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HR2You – October 2011 Newsletter

October 25th, 2011 No comments

by HR2You at www.hr2you.com.au

Can’t Buy Me Love

The Beatles first put it in song many years ago (sooooo many years ago) and the theory still holds strong today – especially in the workforce.

Most employees don’t leave a business for a few dollars more. The majority leave because they are unhappy with their boss or the business in general. Interesting little article here discusses the reasons why cash is not an incentive to stay.

Businesses that give staff the resources, respect, recognition and a workplace culture that is strongly team focused are more able to retain and motivate staff.

Whenever bosses are asked in surveys what motivates staff the most invariably the answer of more money wins out. Sometimes staff do move for more money – but it’s usually ‘a lot more money’. Hello Gary Ablett Jnr and Tom Scully if you are reading this.

In an age (internet) where employees have more access to information about workplace rights and conditions, it is now harder to retain and motivate employees. It is also harder to attract quality staff as word about a business’s reputation gets around so much quicker these days.

Companies need to look inward at their culture, their values and what makes them an employer of choice. What have they got in place that makes them a great place to work? Why would an employee want to stay and why would candidates want to join? Whether you have 3 staff or 30, connecting with your staff is vitally important…

WorkShop: Hire Manage and Fire

“You’re only as good as the people you hire.” – Ray Kroc

October 24th at 4pm at 18 Wilsons Lane, Lilydale

Presented by Darren Cassidy.

This workshop is ideal for small to medium business employers looking to take the stress out of employing people and start to enjoy their business and get more from their employees.  Many small to medium employers are hesitant and insecure about employing and managing staff these days. But it needn’t be so.  Practical tips and advice that will give you the confidence to employ great staff, keep them and get the most from them.

For more information and to register to attend: Click here

Alcohol & Drug Testing Green Light

After a recent landmark ruling by Fair Work Australia, building industry employers will now have the power to enforce drug and alcohol testing. It is expected that this will spread to other industries as well, quite quickly.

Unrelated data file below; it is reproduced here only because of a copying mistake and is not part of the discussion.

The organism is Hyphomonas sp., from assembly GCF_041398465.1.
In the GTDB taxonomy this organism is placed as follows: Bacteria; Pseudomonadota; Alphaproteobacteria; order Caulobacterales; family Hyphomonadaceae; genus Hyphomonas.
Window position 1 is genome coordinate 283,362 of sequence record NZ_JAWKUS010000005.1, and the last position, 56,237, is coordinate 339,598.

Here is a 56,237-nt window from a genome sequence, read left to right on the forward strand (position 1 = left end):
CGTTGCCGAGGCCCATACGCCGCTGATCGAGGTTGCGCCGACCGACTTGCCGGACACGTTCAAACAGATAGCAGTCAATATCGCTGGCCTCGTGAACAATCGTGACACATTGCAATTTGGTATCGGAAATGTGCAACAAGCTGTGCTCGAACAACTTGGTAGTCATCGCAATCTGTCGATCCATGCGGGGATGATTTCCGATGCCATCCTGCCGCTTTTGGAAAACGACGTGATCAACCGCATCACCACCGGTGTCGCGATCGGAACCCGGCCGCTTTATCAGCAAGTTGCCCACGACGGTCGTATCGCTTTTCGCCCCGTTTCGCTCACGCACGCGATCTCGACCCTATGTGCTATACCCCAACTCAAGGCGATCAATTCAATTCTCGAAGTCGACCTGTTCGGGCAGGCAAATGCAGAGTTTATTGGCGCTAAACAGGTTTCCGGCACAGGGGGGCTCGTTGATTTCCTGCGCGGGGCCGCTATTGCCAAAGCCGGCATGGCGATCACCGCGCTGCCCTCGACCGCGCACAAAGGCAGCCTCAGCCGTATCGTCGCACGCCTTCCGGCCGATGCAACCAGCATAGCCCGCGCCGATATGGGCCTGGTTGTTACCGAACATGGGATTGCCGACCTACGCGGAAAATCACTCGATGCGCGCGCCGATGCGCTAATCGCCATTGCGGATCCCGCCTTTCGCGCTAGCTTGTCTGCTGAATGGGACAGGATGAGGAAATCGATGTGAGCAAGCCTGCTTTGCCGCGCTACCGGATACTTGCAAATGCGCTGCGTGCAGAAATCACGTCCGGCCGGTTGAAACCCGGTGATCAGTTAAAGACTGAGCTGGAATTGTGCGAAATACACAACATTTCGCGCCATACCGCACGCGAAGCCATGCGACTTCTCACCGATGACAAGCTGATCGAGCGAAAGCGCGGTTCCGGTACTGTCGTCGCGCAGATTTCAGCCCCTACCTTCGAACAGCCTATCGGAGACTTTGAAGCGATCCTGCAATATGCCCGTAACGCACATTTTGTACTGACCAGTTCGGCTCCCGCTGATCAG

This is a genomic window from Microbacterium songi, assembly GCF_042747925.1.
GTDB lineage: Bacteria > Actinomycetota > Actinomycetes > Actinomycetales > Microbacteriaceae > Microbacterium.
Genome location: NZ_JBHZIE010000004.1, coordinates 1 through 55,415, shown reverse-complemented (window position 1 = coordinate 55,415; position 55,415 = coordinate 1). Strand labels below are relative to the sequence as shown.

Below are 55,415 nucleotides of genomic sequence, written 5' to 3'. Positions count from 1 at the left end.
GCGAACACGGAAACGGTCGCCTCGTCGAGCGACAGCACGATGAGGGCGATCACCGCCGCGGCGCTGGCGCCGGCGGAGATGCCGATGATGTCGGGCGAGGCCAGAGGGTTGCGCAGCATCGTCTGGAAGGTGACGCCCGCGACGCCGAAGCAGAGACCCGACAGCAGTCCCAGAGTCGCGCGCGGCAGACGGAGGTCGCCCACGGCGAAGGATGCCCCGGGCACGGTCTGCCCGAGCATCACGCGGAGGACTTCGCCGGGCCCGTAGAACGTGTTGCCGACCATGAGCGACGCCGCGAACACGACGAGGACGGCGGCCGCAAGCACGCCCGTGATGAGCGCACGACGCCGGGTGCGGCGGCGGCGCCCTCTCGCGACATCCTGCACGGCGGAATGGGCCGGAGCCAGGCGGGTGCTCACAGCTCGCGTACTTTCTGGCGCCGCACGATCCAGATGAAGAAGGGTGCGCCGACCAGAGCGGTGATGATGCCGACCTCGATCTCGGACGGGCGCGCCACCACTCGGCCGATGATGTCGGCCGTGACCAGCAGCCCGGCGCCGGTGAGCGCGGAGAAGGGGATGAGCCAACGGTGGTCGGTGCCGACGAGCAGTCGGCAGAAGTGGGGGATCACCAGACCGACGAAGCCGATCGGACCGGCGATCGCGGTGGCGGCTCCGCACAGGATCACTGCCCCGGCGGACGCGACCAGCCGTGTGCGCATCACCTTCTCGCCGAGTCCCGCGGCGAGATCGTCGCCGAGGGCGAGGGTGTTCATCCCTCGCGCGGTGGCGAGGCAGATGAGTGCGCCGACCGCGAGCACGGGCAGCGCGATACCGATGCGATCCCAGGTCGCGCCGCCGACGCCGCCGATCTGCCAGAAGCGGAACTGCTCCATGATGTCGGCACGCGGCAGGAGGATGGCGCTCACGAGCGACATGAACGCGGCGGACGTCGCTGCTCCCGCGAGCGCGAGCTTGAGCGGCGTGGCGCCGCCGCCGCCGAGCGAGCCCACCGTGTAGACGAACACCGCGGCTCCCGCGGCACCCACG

So does this mean all employers can now turn up tomorrow and start testing and firing their employees? Mmmmm…Not really…

A few steps need to be followed first. Firstly implement a solid Alcohol and Drug workplace policy and induct all employees into it. Make sure they sign off and agree to abide by the policy. If you test an employee and they return a positive reading – make sure you tell them straight away that they are at risk of having their employment terminated. Give them an opportunity to defend themselves and I would suggest they be tested by a third party (local police station) that conforms to the standard AS/NZS 4308:2008 & AS 4760:2006.

If you do decide to fire them, then do it on that day. Do not wait a day or two. Unfair dismissal claims have been won because employer’s dilly dallied for a couple of days.  The key here is procedural fairness. Show (document) that it has been followed and you shouldn’t have any problems with letting someone go due to a positive drug and alcohol test.

‘Tis The Season to be Jolly…

It’s that time of the year when companies start organising the office Christmas party, if they haven’t already.  For many employers the after party headaches are not caused by a hangover, they are caused by the behaviour of staff at the party. Sexual harassment, bullying, violence and internal staff disputes all go up at this time of the year.

If you are going to put on a party for your staff – be prepared. This article I wrote a while ago gets plenty of hits every year. Have a look at some of the tips and start thinking ahead.  If you think the staff are likely to act up at the party – is it time to look at the workplace culture and values of the business?

6 Top Tips for Firing

1: Make sure you have a clear reason. Is it a downturn in business, poor behaviour, poor performance or a contravention of a workplace policy?

2: Procedural fairness. Make sure that for whatever reason you are firing someone that you follow a procedure and the employee has been given a right of reply, an opportunity to improve or counselling on a redundancy.